How hard could it be? I mean, I was no genius, but I was mechanically inclined enough to figure it out. (YA THINK!?!)

So I pulled one of the thin strips out of the box -- there were actually two strips facing each other and they were stuck together. Instead of just rubbing them together, my genius kicked in ... I decided I knew what would work faster, so I got out the hair dryer and heated it to 1000 degrees. Cold wax, yeah...right.

I laid the strip across my thigh, held the skin around it tight, and pulled. Hey, it works! OK, so it wasn't the best feeling in the world, but it wasn't THAT bad. I could do this! Hair removal no longer eluded ME!

I thought, "I am She-Rah, fighter of all wayward body hair and maker of smooth skin extraordinaire!"

So, with my next wax strip, I confidently moved north. After checking on the kids, I sneaked back to the bathroom for the ultimate hair fighting championship. I dropped my panties and placed one foot on the toilet.

Using the same procedure, I applied the wax strip across the right side of my bikini line, covered the right half of my hoo-ha, and stretched it down to the inside of my butt cheek (it was a long strip).  I inhaled deeply and braced myself...RRRRIIIIPPPP!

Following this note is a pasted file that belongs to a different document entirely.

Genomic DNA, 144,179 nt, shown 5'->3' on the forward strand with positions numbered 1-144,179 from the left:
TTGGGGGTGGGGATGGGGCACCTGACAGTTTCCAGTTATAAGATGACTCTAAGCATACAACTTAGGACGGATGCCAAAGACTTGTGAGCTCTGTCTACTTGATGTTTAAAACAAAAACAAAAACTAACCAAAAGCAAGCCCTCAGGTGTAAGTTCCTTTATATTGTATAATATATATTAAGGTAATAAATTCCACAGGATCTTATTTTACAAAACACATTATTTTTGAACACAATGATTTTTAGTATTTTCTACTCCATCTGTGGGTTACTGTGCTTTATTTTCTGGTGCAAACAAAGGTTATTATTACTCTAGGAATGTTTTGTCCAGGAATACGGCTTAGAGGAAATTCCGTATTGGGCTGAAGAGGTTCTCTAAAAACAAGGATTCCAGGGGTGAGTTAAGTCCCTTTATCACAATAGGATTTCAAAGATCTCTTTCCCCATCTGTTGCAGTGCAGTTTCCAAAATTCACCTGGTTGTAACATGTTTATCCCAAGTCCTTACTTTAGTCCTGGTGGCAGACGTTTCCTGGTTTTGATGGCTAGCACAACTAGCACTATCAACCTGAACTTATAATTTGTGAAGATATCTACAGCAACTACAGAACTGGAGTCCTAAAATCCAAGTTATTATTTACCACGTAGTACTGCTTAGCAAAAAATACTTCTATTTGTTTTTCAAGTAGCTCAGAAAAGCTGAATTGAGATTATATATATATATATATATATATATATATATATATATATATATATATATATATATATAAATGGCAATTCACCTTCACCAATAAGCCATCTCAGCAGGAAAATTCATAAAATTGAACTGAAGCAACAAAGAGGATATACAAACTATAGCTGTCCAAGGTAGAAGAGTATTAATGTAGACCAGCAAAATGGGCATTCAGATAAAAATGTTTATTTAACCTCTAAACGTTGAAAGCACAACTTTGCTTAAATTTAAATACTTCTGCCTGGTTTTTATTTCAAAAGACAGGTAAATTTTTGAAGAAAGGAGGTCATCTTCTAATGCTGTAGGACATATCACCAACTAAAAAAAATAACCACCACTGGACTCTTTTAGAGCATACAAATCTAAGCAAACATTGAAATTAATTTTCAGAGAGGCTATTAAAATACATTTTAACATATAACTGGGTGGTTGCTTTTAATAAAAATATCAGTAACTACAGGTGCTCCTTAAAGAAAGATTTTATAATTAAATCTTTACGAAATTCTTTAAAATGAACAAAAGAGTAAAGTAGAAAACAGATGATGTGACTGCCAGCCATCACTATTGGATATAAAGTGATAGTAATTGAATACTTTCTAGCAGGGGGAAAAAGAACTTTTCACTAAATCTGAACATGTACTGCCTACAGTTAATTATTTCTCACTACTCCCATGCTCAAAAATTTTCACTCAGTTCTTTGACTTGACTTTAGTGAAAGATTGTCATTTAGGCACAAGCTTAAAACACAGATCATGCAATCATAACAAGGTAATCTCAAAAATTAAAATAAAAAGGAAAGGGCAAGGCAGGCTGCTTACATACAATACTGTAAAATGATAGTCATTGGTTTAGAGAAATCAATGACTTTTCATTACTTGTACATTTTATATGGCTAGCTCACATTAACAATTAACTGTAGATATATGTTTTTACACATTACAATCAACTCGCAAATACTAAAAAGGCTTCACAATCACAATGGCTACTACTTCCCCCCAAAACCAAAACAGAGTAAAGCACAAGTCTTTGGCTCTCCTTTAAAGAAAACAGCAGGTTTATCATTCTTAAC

Oh My Gawd ...
I thought, "I'm blind!  I'm totally blind from the pain!....OH MY GAWD!"

My vision slowly returned and I noticed that I had only managed to pull off half the strip. CRAP! I took another deep breath and RIP! Now everything was spinning and my vision was spotted.

I thought I would pass out.....I had to stay conscious...I HAD to stay conscious. Did I hear crashing drums?  Breathe, breathe...OK, it was (almost) back to normal.

I wanted to see my trophy -- a wax covered strip, the one that had caused me so much pain, with my hairy pelt sticking to it. I wanted to revel in the glory that was my triumph over body hair.

I held up the strip, but there was no hair on it. Matter of fact, there was nothing on the strip at all.

Where was the hair? WHERE THE HELL WAS THE WAX?

Slowly, I eased my head downward for a peek, with my foot still perched on the toilet. I saw the hair. The hair that was supposed to be on the strip was not! I hesitantly touched. What I was touching WAS wax!

I ran my fingers over the most sensitive part of my body, which was now covered in cold wax and matted hair. Then I made the next BIG mistake... remember, my foot was still propped on the toilet, right? Well, I knew I needed to do SOMEthing. So I put my foot down.

No! No! NOOO!  Oh My GAWD!  I was sealed shut!  My butt was sealed shut. Oh Sweet Lord, my friggin' butt was sealed shut!

I penguin-walked around the bathroom trying to figure out what to do and I thought to myself, 'Please, God, don't let me get the urge to poop... my head may pop off!' 
What could I do to melt the wax?